Amir’s Test return
The redemption of a former spot-fixer
Pakistan’s players are ready to close ranks around Mohammad Amir when he makes his long-awaited Test comeback at Lord’s on Thursday – but they are also focused on shutting out the noise surrounding Amir’s return to the scene of his spot-fixing involvement six years ago and intend to let their efforts on the pitch do most of the talking.
Wahab Riaz has already described Amir as the team’s “little brother” and he reiterated their support for the 24-year-old, who is likely to be under intense scrutiny in his first Test since 2010, after which he served time in a young offenders’ institute as well as a five-year ICC ban from all cricket for agreeing to bowl deliberate no-balls.
Despite the shadow cast over Pakistan’s last visit to Lord’s, Amir’s name remains on the honours board for his first-innings 6 for 84. Wahab said he hoped Amir would be able to repeat the feat this time around and that another five-wicket haul in sunnier circumstances would help to rehabilitate his reputation, as well as put Pakistan on their way to upsetting England in the first Test.
“What has happened has gone now, it has gone a long way now so I think the best thing is that he can perform well,” Wahab said. “I want him to take five wickets in this Test match to get his name back and to get his image back, which has been spoiled, and I wish him all the best to win this Test for Pakistan.”
While the current England team – a handful of whom played in the 2010 Test – have largely expressed a willingness to face Amir, some former players, notably Graeme Swann and Kevin Pietersen, have suggested that match-fixers should automatically be banned for life. Speaking last month, Alastair Cook put forward a similar view, although he was satisfied that, in Amir’s case, he had served than ban that he was given at the time.
The question of how the Lord’s crowd will react when Amir readies himself to bowl at the ground once again also looms over the Test, but Wahab said his team-mate was mentally strong enough to handle the pressure.
“I think he will deal with all those things and he is ready to answer with his performance and that is what counts,” Wahab said. “He is ready for everything. If you make a mistake it doesn’t mean that you are out of this world and people will keep blaming you for that. Once he has done his punishment then it is a new life for him and he is ready to have a go again.”
Responding to several questions about the significance of the occasion, Wahab said the Pakistan players were getting used to letting it go “in one ear and out the other”.
“You cannot stop what people say and what people think,” he said. “It doesn’t matter what people think and we are not here to answer what people think. The only thing is we are here to play good cricket and here to play competitive cricket against an England team who are very good in their home conditions.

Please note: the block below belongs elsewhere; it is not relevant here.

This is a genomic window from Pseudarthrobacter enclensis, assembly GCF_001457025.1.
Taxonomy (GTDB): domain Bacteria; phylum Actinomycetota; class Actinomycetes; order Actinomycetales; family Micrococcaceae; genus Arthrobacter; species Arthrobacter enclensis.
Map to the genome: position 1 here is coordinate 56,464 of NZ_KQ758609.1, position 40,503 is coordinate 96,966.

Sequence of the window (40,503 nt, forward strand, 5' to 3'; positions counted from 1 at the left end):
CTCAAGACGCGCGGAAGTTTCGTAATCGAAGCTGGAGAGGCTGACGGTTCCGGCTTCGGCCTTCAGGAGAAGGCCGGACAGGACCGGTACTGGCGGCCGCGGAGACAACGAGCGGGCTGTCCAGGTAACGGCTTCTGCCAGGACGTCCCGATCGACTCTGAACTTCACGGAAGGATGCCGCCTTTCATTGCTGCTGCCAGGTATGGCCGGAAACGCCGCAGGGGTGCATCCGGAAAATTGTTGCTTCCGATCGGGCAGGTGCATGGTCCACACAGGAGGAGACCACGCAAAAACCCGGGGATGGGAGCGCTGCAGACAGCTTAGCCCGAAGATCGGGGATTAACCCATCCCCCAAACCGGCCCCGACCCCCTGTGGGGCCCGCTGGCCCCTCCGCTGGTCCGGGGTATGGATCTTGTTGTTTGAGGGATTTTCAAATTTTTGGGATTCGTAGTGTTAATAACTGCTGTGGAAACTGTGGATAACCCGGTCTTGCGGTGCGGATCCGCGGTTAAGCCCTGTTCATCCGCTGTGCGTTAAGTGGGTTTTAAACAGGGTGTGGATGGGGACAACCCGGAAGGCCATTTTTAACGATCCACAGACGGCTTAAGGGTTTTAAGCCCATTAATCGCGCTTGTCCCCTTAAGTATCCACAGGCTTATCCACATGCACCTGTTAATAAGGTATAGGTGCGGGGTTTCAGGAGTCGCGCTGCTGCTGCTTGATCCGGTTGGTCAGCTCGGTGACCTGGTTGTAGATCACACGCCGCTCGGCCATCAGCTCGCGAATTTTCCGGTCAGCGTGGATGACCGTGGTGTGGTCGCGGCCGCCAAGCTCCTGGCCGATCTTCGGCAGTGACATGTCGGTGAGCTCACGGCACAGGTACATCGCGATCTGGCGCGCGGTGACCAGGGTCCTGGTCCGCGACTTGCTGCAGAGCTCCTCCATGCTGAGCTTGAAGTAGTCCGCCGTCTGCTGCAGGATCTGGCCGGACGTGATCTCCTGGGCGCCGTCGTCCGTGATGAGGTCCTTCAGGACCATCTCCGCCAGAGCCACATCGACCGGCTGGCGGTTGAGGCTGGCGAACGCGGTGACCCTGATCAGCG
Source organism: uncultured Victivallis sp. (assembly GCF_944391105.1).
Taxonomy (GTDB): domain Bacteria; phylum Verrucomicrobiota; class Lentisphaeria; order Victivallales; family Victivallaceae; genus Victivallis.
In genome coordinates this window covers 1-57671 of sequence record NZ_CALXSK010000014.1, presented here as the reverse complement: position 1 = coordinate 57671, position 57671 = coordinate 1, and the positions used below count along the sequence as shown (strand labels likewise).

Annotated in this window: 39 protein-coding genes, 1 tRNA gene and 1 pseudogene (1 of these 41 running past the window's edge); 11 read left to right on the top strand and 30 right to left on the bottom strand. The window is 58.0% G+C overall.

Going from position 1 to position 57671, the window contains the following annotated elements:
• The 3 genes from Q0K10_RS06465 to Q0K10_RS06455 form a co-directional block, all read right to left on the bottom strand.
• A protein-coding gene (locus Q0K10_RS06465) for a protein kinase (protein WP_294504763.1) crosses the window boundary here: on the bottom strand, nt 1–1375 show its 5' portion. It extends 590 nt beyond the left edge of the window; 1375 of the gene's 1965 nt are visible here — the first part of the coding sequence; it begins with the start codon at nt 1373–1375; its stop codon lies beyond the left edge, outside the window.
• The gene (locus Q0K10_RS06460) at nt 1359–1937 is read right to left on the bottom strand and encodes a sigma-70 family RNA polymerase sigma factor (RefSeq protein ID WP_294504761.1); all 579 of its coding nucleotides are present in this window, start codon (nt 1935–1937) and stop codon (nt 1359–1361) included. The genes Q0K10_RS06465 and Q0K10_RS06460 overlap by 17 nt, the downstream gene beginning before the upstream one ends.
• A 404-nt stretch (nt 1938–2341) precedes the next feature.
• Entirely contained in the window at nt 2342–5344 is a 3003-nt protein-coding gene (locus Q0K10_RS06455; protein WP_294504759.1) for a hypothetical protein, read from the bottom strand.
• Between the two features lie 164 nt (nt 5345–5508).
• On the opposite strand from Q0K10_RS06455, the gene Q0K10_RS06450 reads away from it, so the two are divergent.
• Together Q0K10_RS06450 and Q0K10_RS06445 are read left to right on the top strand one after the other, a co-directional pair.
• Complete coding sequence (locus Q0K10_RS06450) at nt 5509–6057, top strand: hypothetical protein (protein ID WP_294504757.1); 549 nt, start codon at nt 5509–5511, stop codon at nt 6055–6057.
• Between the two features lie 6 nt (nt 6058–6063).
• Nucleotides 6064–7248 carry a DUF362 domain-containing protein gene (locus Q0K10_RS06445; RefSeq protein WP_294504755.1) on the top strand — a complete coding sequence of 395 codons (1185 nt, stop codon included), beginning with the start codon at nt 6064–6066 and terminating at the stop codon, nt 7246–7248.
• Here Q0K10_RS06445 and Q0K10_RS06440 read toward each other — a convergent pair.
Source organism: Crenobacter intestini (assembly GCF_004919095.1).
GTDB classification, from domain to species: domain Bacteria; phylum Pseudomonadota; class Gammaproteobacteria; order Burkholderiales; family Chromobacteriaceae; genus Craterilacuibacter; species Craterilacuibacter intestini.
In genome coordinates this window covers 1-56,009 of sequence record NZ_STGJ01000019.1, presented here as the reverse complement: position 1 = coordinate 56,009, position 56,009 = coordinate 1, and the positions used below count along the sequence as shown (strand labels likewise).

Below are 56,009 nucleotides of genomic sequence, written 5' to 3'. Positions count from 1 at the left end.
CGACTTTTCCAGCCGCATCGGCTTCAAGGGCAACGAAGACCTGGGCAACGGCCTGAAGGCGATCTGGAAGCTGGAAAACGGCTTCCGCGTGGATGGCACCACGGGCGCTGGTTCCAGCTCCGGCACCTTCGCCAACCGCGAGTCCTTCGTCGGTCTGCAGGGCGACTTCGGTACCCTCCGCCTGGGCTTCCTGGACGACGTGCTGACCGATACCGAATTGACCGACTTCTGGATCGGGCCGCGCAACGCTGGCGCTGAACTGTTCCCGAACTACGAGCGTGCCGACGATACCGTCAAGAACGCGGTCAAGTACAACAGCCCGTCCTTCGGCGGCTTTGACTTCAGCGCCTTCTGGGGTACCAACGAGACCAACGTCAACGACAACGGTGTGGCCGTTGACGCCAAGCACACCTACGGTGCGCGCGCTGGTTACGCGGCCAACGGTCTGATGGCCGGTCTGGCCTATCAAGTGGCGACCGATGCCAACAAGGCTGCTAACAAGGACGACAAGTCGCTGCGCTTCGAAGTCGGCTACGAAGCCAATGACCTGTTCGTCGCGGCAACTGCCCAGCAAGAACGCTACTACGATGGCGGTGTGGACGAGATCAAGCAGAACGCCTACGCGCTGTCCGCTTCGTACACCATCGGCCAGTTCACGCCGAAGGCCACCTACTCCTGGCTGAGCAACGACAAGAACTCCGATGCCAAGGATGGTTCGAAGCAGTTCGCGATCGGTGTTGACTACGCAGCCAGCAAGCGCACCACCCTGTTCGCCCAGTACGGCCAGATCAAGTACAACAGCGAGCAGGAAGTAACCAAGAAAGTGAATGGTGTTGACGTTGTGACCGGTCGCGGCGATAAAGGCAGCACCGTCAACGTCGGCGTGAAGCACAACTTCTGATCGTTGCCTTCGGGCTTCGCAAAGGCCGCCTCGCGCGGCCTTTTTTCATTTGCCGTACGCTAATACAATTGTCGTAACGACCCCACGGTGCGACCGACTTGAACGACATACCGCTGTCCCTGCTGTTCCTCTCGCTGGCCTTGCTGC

“Our focus and concentration is to win this Test match and play as good as we can for our country and win this game. That is all we are thinking. We know things will come and go but you hear it in one ear and you leave it with the other and you just concentrate on your cricket.”
Pakistan’s last two tours of England have ended in controversial – not to mention heavy – defeats: the forfeiture at The Oval in 2006 led to a 3-0 scoreline, while England wrapped up the series 3-1 four years later. Their last Test series win in this country came 20 years ago, in 1996, but they arrive this time as the higher ranked side, on the back of a thorough programme of preparation and acclimatisation, and having won their five of their last six Test matches against England.
Pakistan briefly rose to No. 2 in the ICC Test rankings – they are currently third, a place above England – after beating England 2-0 in the UAE last year and Wahab pointed to Misbah-ul-Haq, who stepped up to replace Salman Butt as captain after the 2010 spot-fixing crisis and oversee the rebuilding of the team, as the main reason for their recent success.
“What has happened before has gone,” he said. “It was six years ago and Pakistan have made their name in Test cricket. From the last four years we have had a Test ranking of two, three, four. Under the captaincy of Misbah this team is much more united.
“We have seen the hard time of Pakistan cricket. It’s easy to see and easy to talk about but we have worked hard after what happened. We have managed to make people all over the world believe that Pakistan is a good Test team. The belief will come – it depends how much crowd will come and want to see the Test matches. If it is a full house that means they do believe in the Pakistan team. Pakistan are a strong team and can always give you a hard time.”
Amir’s exciting career came to a shuddering halt during the Lord’s Test in 2010 when he and new-ball partner Mohammad Asif were caught bowling no-balls to order on the instructions of captain Salman Butt as part of a tabloid newspaper sting operation. All three received five-year bans from cricket and together with sports agent Mazhar Majeed, jail terms.
Amir, who served three months in an English young offenders institute, has only featured in the game’s shorter formats since his return to Pakistan duty in January.